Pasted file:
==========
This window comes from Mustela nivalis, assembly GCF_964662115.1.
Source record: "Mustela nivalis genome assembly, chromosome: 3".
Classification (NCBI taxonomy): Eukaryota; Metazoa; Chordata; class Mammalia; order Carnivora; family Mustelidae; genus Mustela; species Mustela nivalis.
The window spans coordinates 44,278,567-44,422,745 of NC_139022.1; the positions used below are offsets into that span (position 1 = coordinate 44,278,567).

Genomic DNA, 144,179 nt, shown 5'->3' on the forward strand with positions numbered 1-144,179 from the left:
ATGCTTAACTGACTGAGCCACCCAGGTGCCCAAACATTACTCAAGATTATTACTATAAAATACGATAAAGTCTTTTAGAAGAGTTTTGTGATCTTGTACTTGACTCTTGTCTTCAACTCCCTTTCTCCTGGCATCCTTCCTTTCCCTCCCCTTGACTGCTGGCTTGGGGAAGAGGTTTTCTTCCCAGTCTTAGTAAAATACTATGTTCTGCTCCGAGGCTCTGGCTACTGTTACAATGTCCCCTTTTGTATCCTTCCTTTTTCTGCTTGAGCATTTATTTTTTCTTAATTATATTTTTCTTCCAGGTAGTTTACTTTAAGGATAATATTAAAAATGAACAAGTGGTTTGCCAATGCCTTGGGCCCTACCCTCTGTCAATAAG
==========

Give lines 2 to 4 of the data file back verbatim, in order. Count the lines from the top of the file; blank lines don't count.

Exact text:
Source record: "Mustela nivalis genome assembly, chromosome: 3".
Classification (NCBI taxonomy): Eukaryota; Metazoa; Chordata; class Mammalia; order Carnivora; family Mustelidae; genus Mustela; species Mustela nivalis.
The window spans coordinates 44,278,567-44,422,745 of NC_139022.1; the positions used below are offsets into that span (position 1 = coordinate 44,278,567).